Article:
Social Inequality in the Work Force

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“What is the difference between sex and gender?“ is an inquiry which some individuals seem confused upon because both concepts are often misunderstood. Sex is a biological distinction between males and females, while gender is a socially constructed definition that relates to characteristics defining masculinity and femininity (Kilic). The latter is a structural feature of society, as the public maintains the dominant belief in preserving male advantages. This ideology that the public has learned to accept has led to unfair treatment against women especially in employment opportunities. Women specifically experience deprivation in the work force as they face discrimination based on their sex. Many women in the employment industries have the least authority, and are confide to lower-ranking positions than men. In “Difference and Dominance: On Sex Discrimination” by Catharine MacKinnon, the author offers a variety of concepts as to how a particular gender (male) is constructed as being dominant in society. MacKinnon introduces the theory of the dominance approach, which she believes parallel society’s practice of social inequality. The ideology of gender identity has created injustice for women as they have become subordinate to men in terms of power and status. Similarly in the article, “An Overview of Sex Inequality at Work” by Irene Padavic and Barbara Reskin, the authors also claim that gender is socially constructed based on the dominance approach. MacKinnon’s interpretation of the dominance approach is behind the construction of society’s ideology on gender identity; Padavic and Reskin’s article also provides an enactment of this approach, particularly on the issue of sex inequality for women in the workplace. Women experience sex segregation of jobs, sex differences in promotion/authority, and also differences in their earnings.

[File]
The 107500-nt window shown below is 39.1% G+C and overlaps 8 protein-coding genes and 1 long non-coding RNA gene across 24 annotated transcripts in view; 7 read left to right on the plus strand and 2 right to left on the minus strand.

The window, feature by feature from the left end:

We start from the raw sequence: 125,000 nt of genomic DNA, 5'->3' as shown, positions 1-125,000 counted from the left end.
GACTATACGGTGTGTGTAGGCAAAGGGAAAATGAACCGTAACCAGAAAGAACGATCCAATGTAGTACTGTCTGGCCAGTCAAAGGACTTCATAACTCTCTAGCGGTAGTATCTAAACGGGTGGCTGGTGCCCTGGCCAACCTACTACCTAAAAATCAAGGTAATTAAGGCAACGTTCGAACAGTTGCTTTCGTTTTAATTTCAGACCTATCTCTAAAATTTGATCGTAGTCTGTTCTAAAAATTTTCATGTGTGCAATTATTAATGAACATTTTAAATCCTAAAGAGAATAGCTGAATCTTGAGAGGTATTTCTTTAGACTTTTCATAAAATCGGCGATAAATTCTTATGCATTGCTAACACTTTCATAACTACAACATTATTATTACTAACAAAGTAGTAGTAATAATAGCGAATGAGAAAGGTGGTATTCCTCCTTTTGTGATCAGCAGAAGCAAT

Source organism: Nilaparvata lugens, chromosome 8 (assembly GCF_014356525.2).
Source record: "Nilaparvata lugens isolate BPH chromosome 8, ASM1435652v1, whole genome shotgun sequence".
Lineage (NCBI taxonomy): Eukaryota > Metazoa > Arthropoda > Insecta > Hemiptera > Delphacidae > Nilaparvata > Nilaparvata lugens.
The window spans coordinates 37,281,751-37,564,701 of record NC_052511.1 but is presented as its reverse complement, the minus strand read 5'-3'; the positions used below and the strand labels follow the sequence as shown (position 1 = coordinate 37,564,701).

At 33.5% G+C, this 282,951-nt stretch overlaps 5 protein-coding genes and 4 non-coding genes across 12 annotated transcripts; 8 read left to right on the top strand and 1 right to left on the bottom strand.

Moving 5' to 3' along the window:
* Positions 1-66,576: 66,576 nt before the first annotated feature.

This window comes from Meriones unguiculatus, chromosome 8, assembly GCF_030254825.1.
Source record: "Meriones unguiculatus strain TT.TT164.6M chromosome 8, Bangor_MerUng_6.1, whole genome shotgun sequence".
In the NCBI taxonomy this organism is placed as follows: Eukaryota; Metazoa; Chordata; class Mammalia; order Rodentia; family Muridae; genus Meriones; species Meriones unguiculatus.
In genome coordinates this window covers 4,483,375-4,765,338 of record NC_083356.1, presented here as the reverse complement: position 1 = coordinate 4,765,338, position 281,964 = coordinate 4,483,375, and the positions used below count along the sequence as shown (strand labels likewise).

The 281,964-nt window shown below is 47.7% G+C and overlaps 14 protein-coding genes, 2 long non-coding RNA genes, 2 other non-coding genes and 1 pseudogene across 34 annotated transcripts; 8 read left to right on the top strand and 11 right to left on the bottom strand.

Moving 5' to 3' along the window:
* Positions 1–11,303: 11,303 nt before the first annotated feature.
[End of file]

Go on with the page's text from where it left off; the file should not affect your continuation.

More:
The discrimination that women endure is a result of society’s ideology of the dominance approach. This is a concept where, “sex inequality questions are questions of systemic dominance, of male supremacy” (MacKinnon 414). MacKinnon states that society has constructed an ideology where men are believed to have more power over women as a sex. The unequal distribution of power leads to men being at the top of the hierarchy while women are at the bottom. As a result, the oppression that women experience is reflected from subordination to men in society. MacKinnon argues that, “the dominance approach centers on the most sex-differential abuses of women as a gender, abuses that sex equality law in its difference garb could not confront” (413). Women are typically the ones who face abuse in terms of rape, sexual harassment, and battery. As a result, females are usually seen as inferior because men do not face these types of abuse (MacKinnon 413). The pornography industry is another example of how women are seen as being powerless against men. By exploiting females for the sexual entertainment of men, the power differential is maintained in society.

Similar to MacKinnon’s theory of the dominance approach, Padavic and Reskin’s article provide examples of how this is evident in today’s society. “An Overview of Sex Inequality at Work” focuses on women being discriminated on their jobs because of their gender. Padavic and Reskin claim that sex inequality occur in workplaces because it is embedded in the ideology of many societies (341). Like MacKinnon’s assertions, society focuses on a belief that gives preference for males to benefit. Padavic and Reskin argue that gender ideology is, “a set of widely shared assumptions about the way the sexes are and what the relations between them are and ought to be” (342). This is one of the factors that explain why there is sex inequality in the workplace. In this patriarchal society, men are seen as being the real “breadwinners” who deserve higher-paying jobs. On the other hand, women are seen as being homemakers who do not need real jobs that pay enough money...
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